Joanne Phipps:

Hmm; now when you were Principal at the High Schools did you see a lot of those students go off to college or did you encourage them to?

Edward Bright:

Encouraged them to but of course back then not nearly as many went as do now and oh, I pioneered a few things too. I was the second school in Pitt County and for being a little small school to have Driver's Education. Ayden High School, the Principal there started Driver's Education and the Principal here [Grifton]--me, started it here, and in order to get it started we



taught it ourselves. [Laughs] And then pretty soon we got to where we could assign it to somebody else, so I--I sort of liked pioneering and getting something going.

What other kinds of things did you--? Oh I know--I know I wanted to share something here for you. I had here then--then later at NC State graduation with a Doctorate, Tim, Tony, and Kay--all three of my children and the foster girl here in Morris Hall were there for that. And Hazel and I had--had 61 years together and she really qualifies for that Good Wife thing. She had been a good wife and mother and very talented and productive in--oh by the way; this is hers.

Joanne Phipps:

Oh wow.

Edward Bright:

She did this and she taught our daughter to do that and in the living room there's a number of things and she's got things stored under all the beds in the house that she pulls out on occasion but she just is a very talented needle--needle crafter and she sewed first and then knitting and crocheting and she finally got into traditional [rug hooking] and that's her real favorite thing which is what this is. And she taught part-time classes in these also for many years, and then she also worked at Walter B. Jones Alcohol Rehabilitation Center with the Rehab Department there. So all this in addition to being a wife and mother you know; so that's why I thought I would mention it.

Son of Dr. Bright: Did you mention anything about athletics? The first ballgame I remember seeing when--when football was played behind Christenbury Gym, played on the bleachers before--. And it was just like a High School; we'd go out there and play on the bleachers.

Edward Bright:

That's right.

Son of Dr. Bright::

But daddy would take me to that and he still takes the kids and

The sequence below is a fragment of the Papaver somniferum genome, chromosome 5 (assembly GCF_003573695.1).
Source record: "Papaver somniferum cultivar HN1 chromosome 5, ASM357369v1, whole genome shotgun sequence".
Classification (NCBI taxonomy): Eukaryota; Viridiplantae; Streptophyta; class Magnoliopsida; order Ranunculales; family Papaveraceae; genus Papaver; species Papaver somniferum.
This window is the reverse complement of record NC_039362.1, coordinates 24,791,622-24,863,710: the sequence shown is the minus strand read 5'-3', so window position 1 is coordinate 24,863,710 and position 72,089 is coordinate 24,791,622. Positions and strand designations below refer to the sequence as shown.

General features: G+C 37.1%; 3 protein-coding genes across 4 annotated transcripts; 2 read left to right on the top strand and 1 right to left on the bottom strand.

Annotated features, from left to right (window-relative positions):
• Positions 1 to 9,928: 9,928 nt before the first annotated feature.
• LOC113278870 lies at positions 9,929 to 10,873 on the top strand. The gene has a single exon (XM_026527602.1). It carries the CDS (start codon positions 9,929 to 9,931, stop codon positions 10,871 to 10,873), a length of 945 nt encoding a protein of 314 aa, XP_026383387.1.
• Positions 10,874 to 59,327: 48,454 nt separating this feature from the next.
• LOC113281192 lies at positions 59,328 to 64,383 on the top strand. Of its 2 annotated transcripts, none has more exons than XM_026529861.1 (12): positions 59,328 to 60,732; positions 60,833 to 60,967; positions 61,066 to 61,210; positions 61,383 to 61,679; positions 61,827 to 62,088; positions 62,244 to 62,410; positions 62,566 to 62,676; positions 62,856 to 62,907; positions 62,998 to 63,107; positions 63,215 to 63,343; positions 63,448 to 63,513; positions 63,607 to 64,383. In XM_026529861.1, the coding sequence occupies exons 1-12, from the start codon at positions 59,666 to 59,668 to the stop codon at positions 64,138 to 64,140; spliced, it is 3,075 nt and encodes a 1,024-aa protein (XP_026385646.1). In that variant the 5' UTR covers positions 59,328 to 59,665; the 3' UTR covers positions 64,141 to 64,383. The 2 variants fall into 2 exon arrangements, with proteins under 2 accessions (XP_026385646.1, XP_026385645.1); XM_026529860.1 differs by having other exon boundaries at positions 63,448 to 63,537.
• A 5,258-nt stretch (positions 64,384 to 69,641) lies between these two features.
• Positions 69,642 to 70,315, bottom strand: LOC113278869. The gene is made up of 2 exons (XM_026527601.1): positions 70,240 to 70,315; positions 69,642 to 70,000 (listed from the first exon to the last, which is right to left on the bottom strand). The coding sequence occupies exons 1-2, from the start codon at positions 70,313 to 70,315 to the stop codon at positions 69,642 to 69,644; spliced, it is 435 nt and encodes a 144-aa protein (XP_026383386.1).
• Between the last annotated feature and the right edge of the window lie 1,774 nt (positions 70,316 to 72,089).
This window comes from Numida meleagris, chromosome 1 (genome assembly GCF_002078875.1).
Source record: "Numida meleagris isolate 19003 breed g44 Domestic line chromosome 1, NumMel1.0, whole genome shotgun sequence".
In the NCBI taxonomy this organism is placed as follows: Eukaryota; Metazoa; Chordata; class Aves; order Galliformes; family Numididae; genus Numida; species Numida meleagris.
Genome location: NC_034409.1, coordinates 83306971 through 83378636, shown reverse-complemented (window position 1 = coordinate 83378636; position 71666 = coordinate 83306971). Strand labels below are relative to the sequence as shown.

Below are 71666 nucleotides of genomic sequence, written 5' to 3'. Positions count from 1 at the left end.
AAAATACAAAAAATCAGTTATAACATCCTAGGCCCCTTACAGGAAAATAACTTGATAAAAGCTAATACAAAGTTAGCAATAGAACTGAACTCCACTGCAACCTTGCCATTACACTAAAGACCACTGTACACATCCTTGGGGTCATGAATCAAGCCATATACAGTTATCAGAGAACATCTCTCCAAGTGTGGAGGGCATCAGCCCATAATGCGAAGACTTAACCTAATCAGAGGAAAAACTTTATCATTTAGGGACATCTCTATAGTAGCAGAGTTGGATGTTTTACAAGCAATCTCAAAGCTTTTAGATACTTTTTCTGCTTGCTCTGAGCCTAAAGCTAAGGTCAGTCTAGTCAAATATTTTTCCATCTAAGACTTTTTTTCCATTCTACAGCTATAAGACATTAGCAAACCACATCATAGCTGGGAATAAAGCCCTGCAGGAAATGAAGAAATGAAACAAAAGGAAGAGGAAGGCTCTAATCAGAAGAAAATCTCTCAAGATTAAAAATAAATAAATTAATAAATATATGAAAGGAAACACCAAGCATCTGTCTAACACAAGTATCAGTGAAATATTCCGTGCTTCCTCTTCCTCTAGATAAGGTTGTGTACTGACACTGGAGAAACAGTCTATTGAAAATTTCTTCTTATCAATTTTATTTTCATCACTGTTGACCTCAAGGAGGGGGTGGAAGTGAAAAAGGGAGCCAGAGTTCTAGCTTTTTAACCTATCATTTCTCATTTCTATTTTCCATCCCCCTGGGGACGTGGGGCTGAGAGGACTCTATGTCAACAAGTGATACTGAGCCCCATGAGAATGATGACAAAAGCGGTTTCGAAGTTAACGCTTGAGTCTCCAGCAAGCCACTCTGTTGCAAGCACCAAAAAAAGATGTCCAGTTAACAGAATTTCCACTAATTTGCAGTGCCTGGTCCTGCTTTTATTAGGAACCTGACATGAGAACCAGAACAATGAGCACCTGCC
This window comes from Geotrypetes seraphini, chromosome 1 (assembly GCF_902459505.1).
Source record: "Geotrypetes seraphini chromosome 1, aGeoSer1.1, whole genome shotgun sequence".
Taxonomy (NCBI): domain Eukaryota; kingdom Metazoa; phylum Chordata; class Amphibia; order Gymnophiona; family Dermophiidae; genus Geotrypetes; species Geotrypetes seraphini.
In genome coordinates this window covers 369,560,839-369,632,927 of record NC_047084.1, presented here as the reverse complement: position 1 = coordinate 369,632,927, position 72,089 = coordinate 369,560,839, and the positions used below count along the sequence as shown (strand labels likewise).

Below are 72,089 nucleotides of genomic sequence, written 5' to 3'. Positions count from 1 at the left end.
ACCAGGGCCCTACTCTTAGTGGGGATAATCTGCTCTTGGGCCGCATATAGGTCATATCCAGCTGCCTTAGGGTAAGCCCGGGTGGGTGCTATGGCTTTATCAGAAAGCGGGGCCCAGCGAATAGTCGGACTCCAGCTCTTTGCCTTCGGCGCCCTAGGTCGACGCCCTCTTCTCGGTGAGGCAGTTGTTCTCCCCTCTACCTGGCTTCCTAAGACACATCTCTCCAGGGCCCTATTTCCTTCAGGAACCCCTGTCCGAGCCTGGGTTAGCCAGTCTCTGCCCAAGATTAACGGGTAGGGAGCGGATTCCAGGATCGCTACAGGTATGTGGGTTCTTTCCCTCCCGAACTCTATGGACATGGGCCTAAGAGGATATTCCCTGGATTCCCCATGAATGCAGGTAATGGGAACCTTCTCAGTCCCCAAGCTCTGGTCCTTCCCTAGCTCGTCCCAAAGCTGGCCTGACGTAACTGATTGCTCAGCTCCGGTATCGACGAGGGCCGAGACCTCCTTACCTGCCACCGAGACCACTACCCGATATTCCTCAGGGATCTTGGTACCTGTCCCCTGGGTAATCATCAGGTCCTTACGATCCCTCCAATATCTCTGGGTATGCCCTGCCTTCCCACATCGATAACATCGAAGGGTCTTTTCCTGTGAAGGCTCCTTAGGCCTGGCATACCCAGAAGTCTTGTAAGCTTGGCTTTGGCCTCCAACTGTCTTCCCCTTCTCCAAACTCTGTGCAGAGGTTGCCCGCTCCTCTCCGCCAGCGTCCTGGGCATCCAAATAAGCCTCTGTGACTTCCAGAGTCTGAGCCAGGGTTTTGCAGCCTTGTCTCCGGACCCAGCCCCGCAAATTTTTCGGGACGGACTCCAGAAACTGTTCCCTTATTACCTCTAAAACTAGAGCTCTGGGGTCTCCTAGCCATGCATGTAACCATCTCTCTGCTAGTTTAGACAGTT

grandkids to football and it's baseball tickets and basketball games that we all go to and it's part of expanding the University to the family and encouraging education not only in his family but has always encouraged education.

Edward Bright:

And I just can't sing enough praises for the GI Bill of Rights. I feel like I would have done it anyway but I would not have done it and been in nearly as good as shape financially if I had to do it totally out of my own resources. It was--and not only was the GI Bill good for people like me; it helped to build the institutions and the economy. It really was a great thing; the GI Bill was a great thing. You know what GI Bill was?

Joanne Phipps:

Uh-hm.

Edward Bright:

Okay; and do you want to talk about something else and give me a clue we'll talk. [Laughs] But I--I did enjoy Education and once after a short while I had no thoughts of going anywhere except Education.

Joanne Phipps:

And you sent all your kids off to college?

Edward Bright:

Yeah; as long as they wanted to go. Tim--

Son of Edward Bright: I was the only one that had to get out in the real world and work.

Edward Bright:

But--but Tim has done a great job anyway. He--he went to ECU a while; he went to Pitt Community College a while. He worked with the [inaudible] Intelligence and pretty soon he went on his own and now he's a General Contractor and does pretty good. So he put the pieces together for what his direction is now; it's just like the pieces--my pieces came together to put me where I am. His pieces came together to put him where he is. The pieces go in different directions. [Laughs]